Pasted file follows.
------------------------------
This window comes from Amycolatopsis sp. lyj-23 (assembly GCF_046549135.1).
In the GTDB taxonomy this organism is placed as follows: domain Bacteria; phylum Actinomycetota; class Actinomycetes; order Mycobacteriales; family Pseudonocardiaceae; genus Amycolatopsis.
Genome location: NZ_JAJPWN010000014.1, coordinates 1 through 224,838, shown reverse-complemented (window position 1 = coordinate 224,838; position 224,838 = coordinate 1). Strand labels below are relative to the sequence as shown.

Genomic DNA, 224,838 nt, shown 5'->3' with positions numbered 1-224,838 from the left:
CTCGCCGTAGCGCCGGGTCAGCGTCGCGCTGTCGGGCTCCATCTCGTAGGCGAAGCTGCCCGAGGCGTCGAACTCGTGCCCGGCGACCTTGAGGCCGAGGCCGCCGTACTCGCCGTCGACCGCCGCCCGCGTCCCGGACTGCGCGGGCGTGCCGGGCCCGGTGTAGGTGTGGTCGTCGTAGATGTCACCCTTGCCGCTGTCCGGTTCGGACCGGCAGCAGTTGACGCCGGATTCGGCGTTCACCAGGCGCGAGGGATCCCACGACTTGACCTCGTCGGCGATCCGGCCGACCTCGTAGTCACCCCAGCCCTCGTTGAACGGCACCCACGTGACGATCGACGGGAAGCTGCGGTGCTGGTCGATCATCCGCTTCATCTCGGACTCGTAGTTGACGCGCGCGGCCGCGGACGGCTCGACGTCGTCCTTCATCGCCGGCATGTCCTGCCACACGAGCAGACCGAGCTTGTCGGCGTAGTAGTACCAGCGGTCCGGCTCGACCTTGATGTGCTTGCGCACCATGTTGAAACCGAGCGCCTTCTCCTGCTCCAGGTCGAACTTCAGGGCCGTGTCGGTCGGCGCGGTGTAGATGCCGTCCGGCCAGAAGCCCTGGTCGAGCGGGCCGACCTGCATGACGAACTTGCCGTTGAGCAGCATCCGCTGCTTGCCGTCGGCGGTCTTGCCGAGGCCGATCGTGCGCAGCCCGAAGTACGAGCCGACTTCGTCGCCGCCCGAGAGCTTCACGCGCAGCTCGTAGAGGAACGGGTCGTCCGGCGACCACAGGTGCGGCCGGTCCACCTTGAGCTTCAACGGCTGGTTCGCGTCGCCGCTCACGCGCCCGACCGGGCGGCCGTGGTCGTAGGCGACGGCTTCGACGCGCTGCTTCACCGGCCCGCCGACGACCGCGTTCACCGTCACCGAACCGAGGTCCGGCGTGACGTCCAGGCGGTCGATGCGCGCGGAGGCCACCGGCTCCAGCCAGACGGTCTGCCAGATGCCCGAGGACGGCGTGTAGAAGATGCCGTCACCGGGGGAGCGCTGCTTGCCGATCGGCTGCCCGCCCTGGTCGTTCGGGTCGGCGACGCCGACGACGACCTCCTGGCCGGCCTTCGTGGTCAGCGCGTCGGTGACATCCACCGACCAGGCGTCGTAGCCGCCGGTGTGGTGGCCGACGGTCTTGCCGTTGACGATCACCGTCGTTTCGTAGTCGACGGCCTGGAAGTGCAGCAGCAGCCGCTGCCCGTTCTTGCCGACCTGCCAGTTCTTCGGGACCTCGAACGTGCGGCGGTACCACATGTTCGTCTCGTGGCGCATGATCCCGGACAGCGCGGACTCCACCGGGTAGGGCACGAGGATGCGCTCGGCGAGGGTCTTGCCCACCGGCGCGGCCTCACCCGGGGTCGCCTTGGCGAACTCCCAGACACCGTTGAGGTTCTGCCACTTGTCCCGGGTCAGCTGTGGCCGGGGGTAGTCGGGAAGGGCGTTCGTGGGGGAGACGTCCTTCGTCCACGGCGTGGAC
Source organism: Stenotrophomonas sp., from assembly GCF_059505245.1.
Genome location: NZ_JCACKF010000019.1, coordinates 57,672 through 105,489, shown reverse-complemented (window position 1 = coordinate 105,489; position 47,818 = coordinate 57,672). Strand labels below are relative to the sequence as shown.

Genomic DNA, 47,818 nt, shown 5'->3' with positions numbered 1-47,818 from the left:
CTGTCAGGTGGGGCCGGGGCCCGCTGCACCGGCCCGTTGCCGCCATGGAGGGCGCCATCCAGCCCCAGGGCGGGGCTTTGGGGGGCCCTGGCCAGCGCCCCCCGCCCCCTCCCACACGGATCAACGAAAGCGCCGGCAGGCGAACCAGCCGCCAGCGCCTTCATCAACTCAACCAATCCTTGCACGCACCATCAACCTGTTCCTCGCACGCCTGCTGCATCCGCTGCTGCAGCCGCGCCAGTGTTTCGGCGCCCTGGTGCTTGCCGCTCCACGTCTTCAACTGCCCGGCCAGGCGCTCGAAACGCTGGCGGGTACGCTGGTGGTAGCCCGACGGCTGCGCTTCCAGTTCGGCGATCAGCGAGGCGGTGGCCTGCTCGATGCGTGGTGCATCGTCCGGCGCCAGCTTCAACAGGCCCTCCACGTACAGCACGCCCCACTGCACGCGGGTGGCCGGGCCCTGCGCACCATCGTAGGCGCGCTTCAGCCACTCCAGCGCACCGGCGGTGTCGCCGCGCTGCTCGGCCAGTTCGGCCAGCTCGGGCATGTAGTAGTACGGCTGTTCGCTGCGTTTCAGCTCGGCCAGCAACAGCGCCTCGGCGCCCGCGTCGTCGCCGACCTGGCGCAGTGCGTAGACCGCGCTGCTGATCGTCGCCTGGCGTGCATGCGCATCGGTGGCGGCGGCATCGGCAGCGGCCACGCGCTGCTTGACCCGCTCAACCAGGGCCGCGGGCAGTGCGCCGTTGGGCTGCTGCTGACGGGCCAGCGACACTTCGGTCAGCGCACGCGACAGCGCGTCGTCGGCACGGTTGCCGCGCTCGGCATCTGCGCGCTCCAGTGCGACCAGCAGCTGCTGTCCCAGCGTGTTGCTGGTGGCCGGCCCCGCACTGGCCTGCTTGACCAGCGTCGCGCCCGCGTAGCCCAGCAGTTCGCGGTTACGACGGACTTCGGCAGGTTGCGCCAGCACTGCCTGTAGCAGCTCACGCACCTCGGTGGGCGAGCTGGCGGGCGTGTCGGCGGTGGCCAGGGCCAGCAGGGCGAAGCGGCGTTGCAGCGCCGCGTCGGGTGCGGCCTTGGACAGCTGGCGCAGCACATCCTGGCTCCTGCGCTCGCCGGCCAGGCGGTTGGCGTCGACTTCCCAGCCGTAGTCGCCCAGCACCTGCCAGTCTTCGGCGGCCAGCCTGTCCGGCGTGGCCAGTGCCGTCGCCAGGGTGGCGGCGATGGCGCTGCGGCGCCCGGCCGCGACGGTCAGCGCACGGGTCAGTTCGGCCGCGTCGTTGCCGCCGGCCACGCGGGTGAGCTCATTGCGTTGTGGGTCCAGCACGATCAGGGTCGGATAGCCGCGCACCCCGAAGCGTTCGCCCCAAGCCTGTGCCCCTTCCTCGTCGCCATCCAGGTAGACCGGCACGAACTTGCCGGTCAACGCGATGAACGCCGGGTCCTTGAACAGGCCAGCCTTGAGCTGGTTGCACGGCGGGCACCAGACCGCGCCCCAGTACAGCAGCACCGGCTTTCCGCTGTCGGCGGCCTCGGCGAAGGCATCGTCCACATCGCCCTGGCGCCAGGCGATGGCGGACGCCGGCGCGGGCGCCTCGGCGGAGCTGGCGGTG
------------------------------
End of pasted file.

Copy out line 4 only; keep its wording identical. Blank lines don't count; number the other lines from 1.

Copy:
Genomic DNA, 224,838 nt, shown 5'->3' with positions numbered 1-224,838 from the left: